Building Your Healthcare Team (Continued)
The First Appointment
After choosing a doctor, make your first appointment. This visit is a time for you to get to know the doctor and for the doctor to get to know you.
During your first appointment, the doctor or nurse will likely ask you questions about your current health and the medical history of your family. This information will also be added to your medical record.
Research has shown that patients who have a good relationship with their doctors tend to be more satisfied with their care — and to have better results. Here are some tips to help you and your doctor become partners.
1 – Give information. Don't wait to be asked!
- You know important things about your symptoms and your health history. Tell your doctor what you think he or she needs to know.
- It is important to tell your doctor personal information—even if it makes you feel embarrassed or uncomfortable.
- Always bring any medicines you are taking, or a list of those medicines. Include both prescription and over-the-counter drugs, even vitamins, supplements, and eye drops. Also include when and how often you take them. Talk about any allergies or reactions you have had to your medicines.
- Tell your doctor about any natural or alternative medicines and treatments.
- Bring other medical information, such as x-ray films, test results, and medical records.
2 – Get information
- Ask questions. If you don't, your doctor may think you understand everything that was said.
- Write down your questions before your visit. List the most important ones first to make sure they get asked and answered.
- You might want to bring someone along to help you ask questions. This person can also help you understand and/or remember the answers.
- Ask your doctor to draw pictures if that might help to explain something.
- Take notes.
- Some doctors do not mind if you bring a tape recorder to help you remember things. But always ask first.
- Let your doctor know if you need more time. If there is not time that day, perhaps you can speak to a nurse or physician assistant on staff. Or, ask if you can call later to speak with someone.
- If it's important to you, find out if you can bring a family member (spouse, daughter, or son) to office visits or if the doctor is willing to talk with your family about your condition if you give permission.
3 – Take information home.
- If you have questions, call.
- If your symptoms get worse, or if you have problems with your medicine, call.
- If you had tests and do not hear from your doctor, call for your test results.
- If your doctor said you need to have certain tests, make appointments at the lab or other offices to get them done.
- If your doctor said you should see a specialist, make an appointment.
After your first visit, think about if you felt comfortable and confident with this doctor. For example, were you at ease asking questions? Did the doctor clearly answer your questions? Were you treated with respect? Did you feel that your questions were considered thoughtfully? Did you feel the doctor hurried or did not address all your concerns? If you are still not sure the doctor is right for you, schedule a visit with one of the other doctors on your list.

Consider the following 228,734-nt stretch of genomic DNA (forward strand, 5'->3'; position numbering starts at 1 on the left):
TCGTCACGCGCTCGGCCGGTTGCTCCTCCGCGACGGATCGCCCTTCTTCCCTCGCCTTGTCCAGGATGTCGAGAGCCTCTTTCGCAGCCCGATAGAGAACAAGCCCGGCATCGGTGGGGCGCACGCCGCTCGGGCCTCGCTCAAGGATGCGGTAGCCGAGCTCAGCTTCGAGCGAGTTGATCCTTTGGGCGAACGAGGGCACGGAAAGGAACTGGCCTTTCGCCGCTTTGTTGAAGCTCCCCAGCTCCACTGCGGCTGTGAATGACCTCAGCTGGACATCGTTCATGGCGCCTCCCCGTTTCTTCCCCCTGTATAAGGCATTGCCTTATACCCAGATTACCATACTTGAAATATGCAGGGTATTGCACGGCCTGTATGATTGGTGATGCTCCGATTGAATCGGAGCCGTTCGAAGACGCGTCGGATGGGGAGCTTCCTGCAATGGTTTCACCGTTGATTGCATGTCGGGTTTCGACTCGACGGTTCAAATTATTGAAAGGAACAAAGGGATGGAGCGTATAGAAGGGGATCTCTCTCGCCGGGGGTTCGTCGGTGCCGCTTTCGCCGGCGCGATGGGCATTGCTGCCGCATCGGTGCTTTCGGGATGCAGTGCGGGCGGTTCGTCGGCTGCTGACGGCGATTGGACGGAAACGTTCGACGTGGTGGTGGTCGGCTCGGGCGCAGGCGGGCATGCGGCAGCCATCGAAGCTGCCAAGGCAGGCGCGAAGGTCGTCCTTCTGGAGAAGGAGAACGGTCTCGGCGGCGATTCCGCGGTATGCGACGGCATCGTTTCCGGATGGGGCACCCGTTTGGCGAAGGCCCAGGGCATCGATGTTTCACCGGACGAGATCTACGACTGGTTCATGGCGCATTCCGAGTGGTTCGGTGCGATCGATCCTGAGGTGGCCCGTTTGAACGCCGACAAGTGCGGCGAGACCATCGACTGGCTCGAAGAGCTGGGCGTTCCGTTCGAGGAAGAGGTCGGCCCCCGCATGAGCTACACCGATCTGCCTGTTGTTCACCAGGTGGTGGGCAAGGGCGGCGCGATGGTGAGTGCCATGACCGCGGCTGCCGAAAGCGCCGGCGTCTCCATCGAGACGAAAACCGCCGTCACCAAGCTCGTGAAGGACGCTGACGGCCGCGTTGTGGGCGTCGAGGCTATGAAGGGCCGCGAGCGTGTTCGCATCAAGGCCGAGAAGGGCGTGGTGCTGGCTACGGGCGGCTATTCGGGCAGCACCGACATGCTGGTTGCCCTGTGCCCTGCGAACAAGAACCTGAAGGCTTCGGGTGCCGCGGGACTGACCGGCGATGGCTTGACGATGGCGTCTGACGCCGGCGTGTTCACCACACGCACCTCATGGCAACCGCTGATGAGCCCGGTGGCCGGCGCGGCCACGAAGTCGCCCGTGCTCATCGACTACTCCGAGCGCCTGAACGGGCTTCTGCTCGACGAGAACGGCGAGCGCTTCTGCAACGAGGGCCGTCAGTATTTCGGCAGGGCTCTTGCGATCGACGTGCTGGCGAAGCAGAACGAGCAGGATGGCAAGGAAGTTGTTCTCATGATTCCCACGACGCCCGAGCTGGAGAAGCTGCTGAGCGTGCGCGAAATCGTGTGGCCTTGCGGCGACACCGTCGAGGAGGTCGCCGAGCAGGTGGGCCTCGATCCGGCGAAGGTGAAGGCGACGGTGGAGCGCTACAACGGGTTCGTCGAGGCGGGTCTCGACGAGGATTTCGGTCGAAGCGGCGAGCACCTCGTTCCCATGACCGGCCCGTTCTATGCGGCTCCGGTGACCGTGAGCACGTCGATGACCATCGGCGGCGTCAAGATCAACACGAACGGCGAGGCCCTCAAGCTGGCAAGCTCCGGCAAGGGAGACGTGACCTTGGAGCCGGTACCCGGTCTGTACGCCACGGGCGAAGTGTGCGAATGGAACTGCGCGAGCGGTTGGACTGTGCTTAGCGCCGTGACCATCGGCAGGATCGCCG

Remember, you are in control. You do not have to use a particular doctor just because another doctor recommended them. And if you do choose to visit the referral but you are not comfortable with that doctor for any reason, don't be afraid to keep looking. If your choices, however, are too limited and you find you need to stay where you are, then it may be helpful to schedule a separate appointment where you can discuss your concerns with your doctor.
Once you find a doctor you like, your job is not finished. Make sure to have your medical records sent to your new doctor. Your former doctor may charge you for mailing your records.
Remember that a good doctor-patient relationship is a partnership and key to building a quality healthcare team. Regular office visits and open communication with the doctor and office staff are key to maintaining this partnership, treating your medical problems effectively, and keeping you in good health.
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As I mentioned in an earlier post, one of the benefits that made it cost-effective for me to go with the real healthcare (HSA) plan rather than the phony (HRA) plan is that my company is now covering "preventative" medicines at $0 copay. The formulary for these, as stated by CVS/Caremark (my pharmacy benefits provider), covers all test strips, lancets, and control solutions. I dutifully get my doctor to write up prescriptions for all of my testing needs, submit...